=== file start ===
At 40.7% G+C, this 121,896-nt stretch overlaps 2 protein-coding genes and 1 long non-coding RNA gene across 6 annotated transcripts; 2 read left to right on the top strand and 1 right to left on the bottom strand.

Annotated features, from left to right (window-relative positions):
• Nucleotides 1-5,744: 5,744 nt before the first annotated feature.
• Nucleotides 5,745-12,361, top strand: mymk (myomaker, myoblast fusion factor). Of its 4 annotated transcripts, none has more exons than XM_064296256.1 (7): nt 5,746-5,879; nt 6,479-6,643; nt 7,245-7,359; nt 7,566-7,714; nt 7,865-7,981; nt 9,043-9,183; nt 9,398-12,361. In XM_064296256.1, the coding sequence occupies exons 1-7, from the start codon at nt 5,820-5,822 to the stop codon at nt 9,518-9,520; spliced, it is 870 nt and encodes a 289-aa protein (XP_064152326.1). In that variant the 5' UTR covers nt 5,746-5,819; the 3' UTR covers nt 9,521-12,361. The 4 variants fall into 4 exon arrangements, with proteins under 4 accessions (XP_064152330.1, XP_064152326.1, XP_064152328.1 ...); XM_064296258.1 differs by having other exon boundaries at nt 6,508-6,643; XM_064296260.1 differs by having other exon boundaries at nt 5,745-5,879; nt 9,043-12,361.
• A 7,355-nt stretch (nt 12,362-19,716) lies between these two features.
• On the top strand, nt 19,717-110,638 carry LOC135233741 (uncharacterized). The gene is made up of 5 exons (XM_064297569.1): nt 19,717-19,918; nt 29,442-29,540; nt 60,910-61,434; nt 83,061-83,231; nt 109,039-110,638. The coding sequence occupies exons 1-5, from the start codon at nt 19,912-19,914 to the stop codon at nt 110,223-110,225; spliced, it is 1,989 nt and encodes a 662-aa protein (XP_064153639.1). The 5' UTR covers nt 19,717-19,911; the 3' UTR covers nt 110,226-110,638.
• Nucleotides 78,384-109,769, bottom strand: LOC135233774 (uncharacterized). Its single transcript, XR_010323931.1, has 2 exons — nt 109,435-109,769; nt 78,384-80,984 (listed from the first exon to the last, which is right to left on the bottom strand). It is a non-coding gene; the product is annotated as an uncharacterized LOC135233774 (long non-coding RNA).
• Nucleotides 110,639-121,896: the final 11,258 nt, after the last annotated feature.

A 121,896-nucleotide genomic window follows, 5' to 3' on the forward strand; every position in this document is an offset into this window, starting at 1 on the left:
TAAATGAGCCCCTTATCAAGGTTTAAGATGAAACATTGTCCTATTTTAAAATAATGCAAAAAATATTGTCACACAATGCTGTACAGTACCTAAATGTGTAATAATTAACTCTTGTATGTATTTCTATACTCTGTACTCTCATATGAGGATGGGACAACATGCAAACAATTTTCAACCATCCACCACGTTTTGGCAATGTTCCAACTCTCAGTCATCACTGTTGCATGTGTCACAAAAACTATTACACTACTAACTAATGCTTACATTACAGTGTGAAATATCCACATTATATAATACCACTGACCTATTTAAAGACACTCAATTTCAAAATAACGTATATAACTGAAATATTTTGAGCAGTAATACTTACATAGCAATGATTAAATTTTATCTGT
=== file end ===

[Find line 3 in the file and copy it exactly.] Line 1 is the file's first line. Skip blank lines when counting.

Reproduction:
• Nucleotides 1-5,744: 5,744 nt before the first annotated feature.